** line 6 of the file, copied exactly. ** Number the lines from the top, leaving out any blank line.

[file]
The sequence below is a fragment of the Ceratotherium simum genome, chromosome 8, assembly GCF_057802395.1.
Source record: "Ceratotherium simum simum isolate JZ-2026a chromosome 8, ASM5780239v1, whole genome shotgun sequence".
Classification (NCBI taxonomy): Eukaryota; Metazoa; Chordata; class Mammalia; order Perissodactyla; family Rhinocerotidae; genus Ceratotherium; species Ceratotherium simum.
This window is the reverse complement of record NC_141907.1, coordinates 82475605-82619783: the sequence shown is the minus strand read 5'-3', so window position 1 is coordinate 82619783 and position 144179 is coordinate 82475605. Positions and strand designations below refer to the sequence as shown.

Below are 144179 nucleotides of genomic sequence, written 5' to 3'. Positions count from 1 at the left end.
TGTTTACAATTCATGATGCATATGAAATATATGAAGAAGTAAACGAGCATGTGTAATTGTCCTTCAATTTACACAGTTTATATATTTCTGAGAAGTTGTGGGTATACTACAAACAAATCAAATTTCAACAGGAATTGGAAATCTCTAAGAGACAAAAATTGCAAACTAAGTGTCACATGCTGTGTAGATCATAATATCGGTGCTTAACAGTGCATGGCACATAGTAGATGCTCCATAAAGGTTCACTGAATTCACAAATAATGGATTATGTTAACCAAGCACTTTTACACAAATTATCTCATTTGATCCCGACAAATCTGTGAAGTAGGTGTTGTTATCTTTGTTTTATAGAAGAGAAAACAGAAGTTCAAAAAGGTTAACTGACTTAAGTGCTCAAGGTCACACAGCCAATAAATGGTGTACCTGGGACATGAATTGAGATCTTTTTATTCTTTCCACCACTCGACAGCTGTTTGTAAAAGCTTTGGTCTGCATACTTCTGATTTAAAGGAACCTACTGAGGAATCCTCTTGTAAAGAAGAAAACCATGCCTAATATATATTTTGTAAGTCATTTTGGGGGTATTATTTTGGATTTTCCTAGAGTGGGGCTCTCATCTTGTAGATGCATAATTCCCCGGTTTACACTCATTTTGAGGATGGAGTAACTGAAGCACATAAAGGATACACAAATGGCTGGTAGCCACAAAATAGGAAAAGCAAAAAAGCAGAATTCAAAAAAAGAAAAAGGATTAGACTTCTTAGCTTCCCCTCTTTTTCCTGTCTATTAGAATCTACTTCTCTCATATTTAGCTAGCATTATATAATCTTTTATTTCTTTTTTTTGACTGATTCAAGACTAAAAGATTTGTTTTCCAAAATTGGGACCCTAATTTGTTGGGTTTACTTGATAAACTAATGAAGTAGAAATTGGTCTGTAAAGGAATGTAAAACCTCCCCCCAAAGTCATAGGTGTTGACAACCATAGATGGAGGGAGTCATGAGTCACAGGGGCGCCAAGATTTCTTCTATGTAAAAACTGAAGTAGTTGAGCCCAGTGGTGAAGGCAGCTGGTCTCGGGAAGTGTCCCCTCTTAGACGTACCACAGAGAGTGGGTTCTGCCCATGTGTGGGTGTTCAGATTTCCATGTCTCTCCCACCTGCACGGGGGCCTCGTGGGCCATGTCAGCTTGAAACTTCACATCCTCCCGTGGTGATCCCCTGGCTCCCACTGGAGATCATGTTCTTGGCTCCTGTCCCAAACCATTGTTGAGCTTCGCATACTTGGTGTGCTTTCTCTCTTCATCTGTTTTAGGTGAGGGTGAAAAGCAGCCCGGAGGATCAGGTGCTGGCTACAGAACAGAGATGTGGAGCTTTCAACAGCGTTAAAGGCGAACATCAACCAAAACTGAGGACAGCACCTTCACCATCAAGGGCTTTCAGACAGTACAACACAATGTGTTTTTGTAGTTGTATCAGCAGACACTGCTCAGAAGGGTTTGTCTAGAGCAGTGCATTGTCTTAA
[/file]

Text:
TGTTTACAATTCATGATGCATATGAAATATATGAAGAAGTAAACGAGCATGTGTAATTGTCCTTCAATTTACACAGTTTATATATTTCTGAGAAGTTGTGGGTATACTACAAACAAATCAAATTTCAACAGGAATTGGAAATCTCTAAGAGACAAAAATTGCAAACTAAGTGTCACATGCTGTGTAGATCATAATATCGGTGCTTAACAGTGCATGGCACATAGTAGATGCTCCATAAAGGTTCACTGAATTCACAAATAATGGATTATGTTAACCAAGCACTTTTACACAAATTATCTCATTTGATCCCGACAAATCTGTGAAGTAGGTGTTGTTATCTTTGTTTTATAGAAGAGAAAACAGAAGTTCAAAAAGGTTAACTGACTTAAGTGCTCAAGGTCACACAGCCAATAAATGGTGTACCTGGGACATGAATTGAGATCTTTTTATTCTTTCCACCACTCGACAGCTGTTTGTAAAAGCTTTGGTCTGCATACTTCTGATTTAAAGGAACCTACTGAGGAATCCTCTTGTAAAGAAGAAAACCATGCCTAATATATATTTTGTAAGTCATTTTGGGGGTATTATTTTGGATTTTCCTAGAGTGGGGCTCTCATCTTGTAGATGCATAATTCCCCGGTTTACACTCATTTTGAGGATGGAGTAACTGAAGCACATAAAGGATACACAAATGGCTGGTAGCCACAAAATAGGAAAAGCAAAAAAGCAGAATTCAAAAAAAGAAAAAGGATTAGACTTCTTAGCTTCCCCTCTTTTTCCTGTCTATTAGAATCTACTTCTCTCATATTTAGCTAGCATTATATAATCTTTTATTTCTTTTTTTTGACTGATTCAAGACTAAAAGATTTGTTTTCCAAAATTGGGACCCTAATTTGTTGGGTTTACTTGATAAACTAATGAAGTAGAAATTGGTCTGTAAAGGAATGTAAAACCTCCCCCCAAAGTCATAGGTGTTGACAACCATAGATGGAGGGAGTCATGAGTCACAGGGGCGCCAAGATTTCTTCTATGTAAAAACTGAAGTAGTTGAGCCCAGTGGTGAAGGCAGCTGGTCTCGGGAAGTGTCCCCTCTTAGACGTACCACAGAGAGTGGGTTCTGCCCATGTGTGGGTGTTCAGATTTCCATGTCTCTCCCACCTGCACGGGGGCCTCGTGGGCCATGTCAGCTTGAAACTTCACATCCTCCCGTGGTGATCCCCTGGCTCCCACTGGAGATCATGTTCTTGGCTCCTGTCCCAAACCATTGTTGAGCTTCGCATACTTGGTGTGCTTTCTCTCTTCATCTGTTTTAGGTGAGGGTGAAAAGCAGCCCGGAGGATCAGGTGCTGGCTACAGAACAGAGATGTGGAGCTTTCAACAGCGTTAAAGGCGAACATCAACCAAAACTGAGGACAGCACCTTCACCATCAAGGGCTTTCAGACAGTACAACACAATGTGTTTTTGTAGTTGTATCAGCAGACACTGCTCAGAAGGGTTTGTCTAGAGCAGTGCATTGTCTTAA